I had a quick Facebook interview with Kailey Willetts from the University of Victoria weekly newspaper the Martlet, as PETA had awarded UVic 2nd Place in their 'awards' for vegetarian-friendly campuses. Luckily, this turned into an informative article, rather than some skimpy fluff piece that typically results.
I'm guessing for 2009, UVic won't be included, after PETA's effort to highlight and promote themselves backfires in this instance. ;)
Campus food outlets recognized for veggie-friendly practices
Nov 19, 2008 02:23 PM Kailey Willetts
If you head to Village Greens for lunch today, you'll find vegetarian fajitas on the menu. Or, if noodles are more your thing, you can opt for a stir-fry with tofu.
It's because of options like these that UVic scored second in Canada in the "Most Vegetarian-Friendly Universities List" from People for the Ethical Treatment of Animals youth division (PETA2).
The competition focused particularly on vegan options, and praised UVic for its vegan lasagna, curried faux chicken and potatoes stuffed with chili and soy cheese. Winners were chosen based on their dining options, student nominations and votes.
Last year, UVic achieved fourth place overall.
With this year's second-place finish, UVic beat out nominees Simon Fraser University and the University of B.C., coming second to Mount Allison Univesity in New Brunswick.
According to PETA2, more students are becoming vegetarians or vegans because, on average, they are fitter than meat eaters. Eating animal products has also been linked to heart attacks, diabetes and other diseases, according to the group, which believes becoming a vegan is the best way to end animal suffering and protect the environment.
Dave Shishkoff, director of the UVic Vegan Association, says UVic is a good school to be a vegan at, and he's impressed with the venues offered on campus, like ones in the Student Union Building.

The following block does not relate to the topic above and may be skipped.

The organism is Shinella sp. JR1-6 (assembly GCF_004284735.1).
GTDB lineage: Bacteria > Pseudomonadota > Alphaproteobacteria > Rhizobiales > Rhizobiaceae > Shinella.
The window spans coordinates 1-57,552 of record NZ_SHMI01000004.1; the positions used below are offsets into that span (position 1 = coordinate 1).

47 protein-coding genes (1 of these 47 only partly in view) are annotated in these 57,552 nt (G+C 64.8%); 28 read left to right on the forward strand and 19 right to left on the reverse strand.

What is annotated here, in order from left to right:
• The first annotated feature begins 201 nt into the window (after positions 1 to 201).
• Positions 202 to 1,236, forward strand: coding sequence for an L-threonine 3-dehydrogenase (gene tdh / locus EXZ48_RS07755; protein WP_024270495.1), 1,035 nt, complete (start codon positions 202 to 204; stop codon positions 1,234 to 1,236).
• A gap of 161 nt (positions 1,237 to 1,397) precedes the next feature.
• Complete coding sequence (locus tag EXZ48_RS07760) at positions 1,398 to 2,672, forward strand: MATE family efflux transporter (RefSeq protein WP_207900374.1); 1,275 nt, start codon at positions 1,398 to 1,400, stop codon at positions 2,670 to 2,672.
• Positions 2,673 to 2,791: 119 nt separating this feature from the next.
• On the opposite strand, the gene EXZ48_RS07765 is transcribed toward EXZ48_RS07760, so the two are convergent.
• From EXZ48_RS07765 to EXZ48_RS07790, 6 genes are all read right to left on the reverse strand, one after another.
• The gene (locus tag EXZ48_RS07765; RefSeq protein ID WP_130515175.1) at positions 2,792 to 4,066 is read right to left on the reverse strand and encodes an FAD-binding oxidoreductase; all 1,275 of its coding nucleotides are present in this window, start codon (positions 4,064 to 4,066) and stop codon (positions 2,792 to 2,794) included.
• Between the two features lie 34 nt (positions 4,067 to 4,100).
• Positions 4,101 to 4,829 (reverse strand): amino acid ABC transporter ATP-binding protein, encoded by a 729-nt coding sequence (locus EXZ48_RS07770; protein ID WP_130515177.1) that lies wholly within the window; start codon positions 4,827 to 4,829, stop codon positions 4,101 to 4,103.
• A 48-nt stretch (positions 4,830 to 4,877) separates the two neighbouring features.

"The SUB apparently labels foods very well, and places like [Finnerty's] have vegan brownies, cookies and muffins, sushi and frozen burritos," Shishkoff wrote in an email interview. "Plus, our annual Vegan Thanksgiving Potluck is by far the most delicious Thanksgiving event in the city."
However, Shishkoff said the vegan message shouldn't be confused with the vegetarian one.
"Sadly, groups like PETA, Vegan Outreach and many others have completely ignored this, and are effectively 'dumbing down' veganism to what vegetarianism now stands for - which is nothing," Shishkoff said. "How many fish and chicken eating 'vegetarians' do you know?"
Shishkoff says that while UVic may be vegan-friendly, the message is meaningless coming from PETA.
However, he sees that the upside of the PETA competition is that it may encourage more vegan students to consider coming to UVic. Shishkoff believes it's important to have more active vegans on campus.
"I think a more useful campaign would be to assist vegans at colleges and universities in [promoting] veganism," he said.
For Shishkoff, being a vegan isn't a dietary or lifestyle choice, but a philosophy of "peace and respect, that argues that we shouldn't be exploiting other animals." He made the choice to become vegan 18 years ago, because it made sense.
"There was no reason for me to consume animal products. There's no physiological need, or requirement for anything that comes from an animal," said Shishkoff. "Other animals deserve respect and consideration as well ...should it really be a misfortune to simply not have been born in a human body?"
Shishkoff says being a vegan is very doable - it just takes a little education about alternatives. He also says it's more difficult dealing with social situations, but that people who take themselves seriously will encourage other people to as well - that they'll respect the "anti-speciesist" as they would an anti-racist or anti-sexist.
For more information about PETA2, visit their website at www.peta2.com.
For information about the UVic Vegan Association, visit their Facebook group: "UVic Vegan Association."